15. Performance evaluation of quantitative adiabatic (13)C NMR pulse sequences for site-specific isotopic measurements.

    Thibaudeau, Christophe; Remaud, Gérald; Silvestre, Virginie; Akoka, Serge

    2010-07-01

    (2)H/(1)H and (13)C/(12)C site-specific isotope ratios determined by NMR spectroscopy may be used to discriminate pharmaceutically active ingredients based on the synthetic process used in production. Extending the Site-specific Natural Isotope Fractionation NMR (SNIF-NMR) method to (13)C is highly beneficial for complex organic molecules when measurements of (2)H/(1)H ratios lead to poorly defined molecular fingerprints. The current NMR methodology to determine (13)C/(12)C site-specific isotope ratios suffers from poor sensitivity and long experimental times. In this work, several NMR pulse sequences based on polarization transfer were evaluated and optimized to measure precise quantitative (13)C NMR spectra within a short time. Adiabatic 180 degrees (1)H and (13)C pulses were incorporated into distortionless enhancement by polarization transfer (DEPT) and refocused insensitive nuclei enhanced by polarization transfer (INEPT) to minimize the influence of 180 degrees pulse imperfections and of off-resonance effects on the precision of the measured (13)C peak areas. The adiabatic DEPT sequence was applied to draw up a precise site-specific (13)C isotope profile of ibuprofen. A modified heteronuclear cross-polarization (HCP) experiment featuring (1)H and (13)C spin-locks with adiabatic 180 degrees pulses is also introduced. This sequence enables efficient magnetization transfer across a wide (13)C frequency range although not enough for an application in quantitative (13)C isotopic analysis. PMID:20527737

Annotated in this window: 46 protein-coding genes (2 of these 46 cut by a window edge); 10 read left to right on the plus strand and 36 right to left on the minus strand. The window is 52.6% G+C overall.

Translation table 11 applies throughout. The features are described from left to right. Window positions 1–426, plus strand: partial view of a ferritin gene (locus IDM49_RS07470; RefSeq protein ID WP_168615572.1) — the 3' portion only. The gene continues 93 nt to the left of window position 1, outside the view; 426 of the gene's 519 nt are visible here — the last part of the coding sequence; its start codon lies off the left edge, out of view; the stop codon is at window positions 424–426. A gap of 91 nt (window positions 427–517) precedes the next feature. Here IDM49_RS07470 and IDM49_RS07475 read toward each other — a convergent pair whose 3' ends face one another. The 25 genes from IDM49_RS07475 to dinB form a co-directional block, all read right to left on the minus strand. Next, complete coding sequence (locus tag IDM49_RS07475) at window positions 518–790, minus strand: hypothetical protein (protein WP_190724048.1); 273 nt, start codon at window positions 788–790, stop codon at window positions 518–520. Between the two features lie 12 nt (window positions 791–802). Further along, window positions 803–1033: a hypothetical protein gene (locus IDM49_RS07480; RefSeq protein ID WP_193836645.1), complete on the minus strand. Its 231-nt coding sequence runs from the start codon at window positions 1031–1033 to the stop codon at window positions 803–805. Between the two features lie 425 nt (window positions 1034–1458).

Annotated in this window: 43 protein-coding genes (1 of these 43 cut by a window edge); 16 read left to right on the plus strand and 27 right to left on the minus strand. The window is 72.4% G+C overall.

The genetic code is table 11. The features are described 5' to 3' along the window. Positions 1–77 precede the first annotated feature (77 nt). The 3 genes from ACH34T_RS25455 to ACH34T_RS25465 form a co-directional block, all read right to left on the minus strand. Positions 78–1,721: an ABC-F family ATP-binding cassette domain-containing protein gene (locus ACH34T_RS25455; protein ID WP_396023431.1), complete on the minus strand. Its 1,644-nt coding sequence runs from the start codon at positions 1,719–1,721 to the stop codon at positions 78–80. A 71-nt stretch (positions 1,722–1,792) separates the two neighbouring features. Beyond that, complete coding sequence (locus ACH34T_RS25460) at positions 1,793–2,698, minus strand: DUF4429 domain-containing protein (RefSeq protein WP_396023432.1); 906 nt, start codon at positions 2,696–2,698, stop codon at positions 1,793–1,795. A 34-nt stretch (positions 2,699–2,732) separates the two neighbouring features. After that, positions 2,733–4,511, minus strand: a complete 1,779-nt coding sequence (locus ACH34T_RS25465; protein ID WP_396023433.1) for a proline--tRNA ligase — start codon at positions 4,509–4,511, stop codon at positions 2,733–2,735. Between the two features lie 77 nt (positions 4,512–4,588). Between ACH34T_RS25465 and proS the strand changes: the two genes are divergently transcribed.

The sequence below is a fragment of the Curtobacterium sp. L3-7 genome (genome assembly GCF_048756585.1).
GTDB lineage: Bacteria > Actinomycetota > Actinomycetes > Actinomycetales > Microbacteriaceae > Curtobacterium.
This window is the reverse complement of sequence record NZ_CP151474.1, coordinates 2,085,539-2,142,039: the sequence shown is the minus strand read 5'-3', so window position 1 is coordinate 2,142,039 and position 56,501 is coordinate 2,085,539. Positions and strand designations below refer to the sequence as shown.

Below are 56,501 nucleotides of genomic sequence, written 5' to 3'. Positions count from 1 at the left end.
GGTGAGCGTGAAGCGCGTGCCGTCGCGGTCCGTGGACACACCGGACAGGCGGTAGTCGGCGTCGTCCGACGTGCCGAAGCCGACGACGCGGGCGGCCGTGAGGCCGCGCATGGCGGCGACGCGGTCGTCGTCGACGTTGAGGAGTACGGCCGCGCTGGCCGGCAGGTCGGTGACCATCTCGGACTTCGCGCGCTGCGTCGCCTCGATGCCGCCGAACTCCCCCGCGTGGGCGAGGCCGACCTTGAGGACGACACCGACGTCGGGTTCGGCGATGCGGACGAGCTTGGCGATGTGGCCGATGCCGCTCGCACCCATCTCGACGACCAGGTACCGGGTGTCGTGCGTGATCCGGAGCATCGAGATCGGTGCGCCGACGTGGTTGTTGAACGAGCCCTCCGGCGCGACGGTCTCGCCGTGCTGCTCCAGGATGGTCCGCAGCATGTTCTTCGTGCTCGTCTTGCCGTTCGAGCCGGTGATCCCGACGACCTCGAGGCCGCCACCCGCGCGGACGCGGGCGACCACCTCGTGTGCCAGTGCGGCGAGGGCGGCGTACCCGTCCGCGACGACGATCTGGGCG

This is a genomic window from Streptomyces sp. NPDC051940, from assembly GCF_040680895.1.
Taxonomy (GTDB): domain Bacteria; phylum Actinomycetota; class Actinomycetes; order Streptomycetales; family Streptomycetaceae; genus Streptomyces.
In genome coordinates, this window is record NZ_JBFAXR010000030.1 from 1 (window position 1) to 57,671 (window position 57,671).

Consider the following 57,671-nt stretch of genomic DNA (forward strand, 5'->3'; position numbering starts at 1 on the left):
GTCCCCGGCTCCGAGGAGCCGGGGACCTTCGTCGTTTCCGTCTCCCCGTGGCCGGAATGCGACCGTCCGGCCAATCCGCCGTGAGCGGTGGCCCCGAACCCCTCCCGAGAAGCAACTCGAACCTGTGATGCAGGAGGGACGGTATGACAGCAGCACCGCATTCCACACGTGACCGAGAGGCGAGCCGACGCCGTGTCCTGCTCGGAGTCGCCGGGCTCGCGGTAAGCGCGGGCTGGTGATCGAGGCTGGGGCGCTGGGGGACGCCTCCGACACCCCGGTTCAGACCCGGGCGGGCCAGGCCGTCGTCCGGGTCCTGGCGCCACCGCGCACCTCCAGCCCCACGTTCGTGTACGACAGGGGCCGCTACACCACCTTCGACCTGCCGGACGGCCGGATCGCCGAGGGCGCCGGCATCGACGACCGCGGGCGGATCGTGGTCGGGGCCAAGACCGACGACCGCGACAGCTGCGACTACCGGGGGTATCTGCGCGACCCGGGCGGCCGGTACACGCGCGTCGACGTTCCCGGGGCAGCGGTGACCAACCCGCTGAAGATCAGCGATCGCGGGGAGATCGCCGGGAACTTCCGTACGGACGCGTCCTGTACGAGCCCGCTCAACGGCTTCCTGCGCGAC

16. Is the sech/tanh Adiabatic Pulse Really Adiabatic?

    Rosenfeld, Daniel; Zur, Yuval

    1998-05-01

    Adiabatic pulses are most conveniently studied in the frequency frame which is a frame of reference rotating at the instantaneous frequency of the pulse. In this frame the adiabatic condition ‖γBeff‖ ≫ |θ≳| sets an upper limit on the sweep rate θ≳ of the Beffvector. This, in turn, places a lower bound on the pulse duration. Adiabatic behavior is studied at the threshold duration and two pulses are examined: (i) a pulse with a constant sweep rate (CAPpulse) and (ii) a conventional sech/tanh adiabatic pulse. It is shown that the sech/tanh pulse performs robust magnetization inversion although it seems to violate the adiabatic condition. This puzzling phenomenon is solved by switching into a second-order rotating frame of reference (SORF) where it is shown that the adiabatic condition is fulfilled. This frame coincides with the frequency frame at the beginning of the pulse. Assuming an RF field along thex-axis of the frequency frame, the SORF then rotates about the commony-axis during the pulse with thez-axis of the new frame aligned with the Beffvector. It is shown that adiabatic motion may be performed in the SORF, in which the sweep rate is increased indefinitely; the adiabatic condition is violated by this motion in the frequency frame but is fulfilled in the SORF. The lower bound on the sweep rate in the frequency frame is thereby lifted.